Neighborly advice: How Steamboat Springs saved open space, water and the ranching way of life by planning ahead
August 29, 2008
Call it the law of unintended consequences ” a place promotes “Wide Open Spaces” to attract people, but as more people buy into the idea and move to the area, those wide open spaces are lost.
It’s estimated the population of the state of Colorado will jump from 4.94 million in 2008 to 7.16 million by 2030, according to the Colorado Water Conservation Board.
Grand County, estimated to fall right in line with that growth, could nearly double in population.
That means 15,000 more people will be looking for a place to rent or ground to own. Those people will be looking for jobs, looking for county, town and district services, looking for water to use and searching for the thing that brought homesteaders to the place more than a century ago ” a better life.
If neighboring Summit County follows that same model, it will reach close to 55,000 people in 2030, and Routt could see 27,000 residents.
“Centrally located” lands, still wide-open in Grand County, are prime for the spillover.
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Since there are no gates on Berthoud, Trail Ridge, Ute and Rabbit Ears passes, and since a good portion of business owners are ready to cash in on the economic windfall of such growth, now is a good time to examine the landscapes, air and water quality, and sense of community on which residents depend every day.
Grand County is 68 percent public lands, which means growth is concentrated in the valleys where ranchers, the core of the county’s heritage, sought out meadowlands for agriculture. Snaking through those valleys are the Fraser and Colorado rivers.
In preliminary results of the Grand County Master Plan, residents polled ranked open space, recreational opportunities, sense of community, wildlife habitat, scenic and visual quality, and water quality and quantity highest in what is valued, with water topping the charts at 90.4 percent.
The study goes on to say that residents want their growth directed to the towns, that they want to maintain wildlife habitat, the existing ranchland and culture and want to minimize the impact of development.
Is it too late to save Grand County’s treasured history, traditions, lands, historic buildings and water?
No, but it is getting late.
In 2000, after the last master plan was adopted, an open-space ballot issue loosely posed this question: “OK public, how much are you willing to support what you say you value so much?”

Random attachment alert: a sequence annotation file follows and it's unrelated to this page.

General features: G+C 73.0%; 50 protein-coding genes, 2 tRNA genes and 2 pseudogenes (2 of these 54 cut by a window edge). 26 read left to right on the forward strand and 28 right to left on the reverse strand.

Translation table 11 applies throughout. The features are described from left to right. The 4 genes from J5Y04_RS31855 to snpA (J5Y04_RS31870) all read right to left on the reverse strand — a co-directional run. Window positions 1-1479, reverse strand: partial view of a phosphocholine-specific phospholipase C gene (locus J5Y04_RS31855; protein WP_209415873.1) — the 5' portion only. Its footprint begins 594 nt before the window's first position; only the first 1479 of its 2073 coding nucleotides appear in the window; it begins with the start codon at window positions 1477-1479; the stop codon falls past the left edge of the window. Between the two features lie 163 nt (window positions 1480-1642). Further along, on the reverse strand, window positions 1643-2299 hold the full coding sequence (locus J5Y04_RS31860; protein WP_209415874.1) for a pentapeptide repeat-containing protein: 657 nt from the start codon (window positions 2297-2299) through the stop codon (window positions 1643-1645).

A 7-year taxpayer commitment to dedicate 2 mills to conservation efforts, which would have raised $5,106,080 for preserving what people claimed was most important to them, died miserably with a 71 percent no-vote against a 29 percent yes-vote.
If the taxpayer will isn’t there to save Grand County open space and natural resources, how will it be done? To answer this question, we visited neighboring Routt County ” a growing resort community with an agricultural heritage not much different from our own.
Routt County passed a similar conservation bond in 1996.
Grand County’s neighbor, with a commercial airport since the late 1970s and a big-name investment company buying Steamboat’s ski area sooner than Winter Park’s, faced development challenges early.
Routt County has 16,000 residents, and most of them, around 10,000, live in Steamboat Springs.
In 1995, developers proposed a new town and ski resort with 3,000 residents and 300,000 square-feet of commercial space at Lake Catamont near Steamboat. The plan dissolved when the development company hit financial problems, and another group bought the land and developed on a much smaller scale, but the jolt of almost losing one of Routt County’s cherished places motivated citizens into action.
Lead by a grassroots committee, a vision plan survey was conducted over the course of 1.5 years. The answers sounded similar to the Master Plan survey conducted in Grand County ” residents valued water and open space.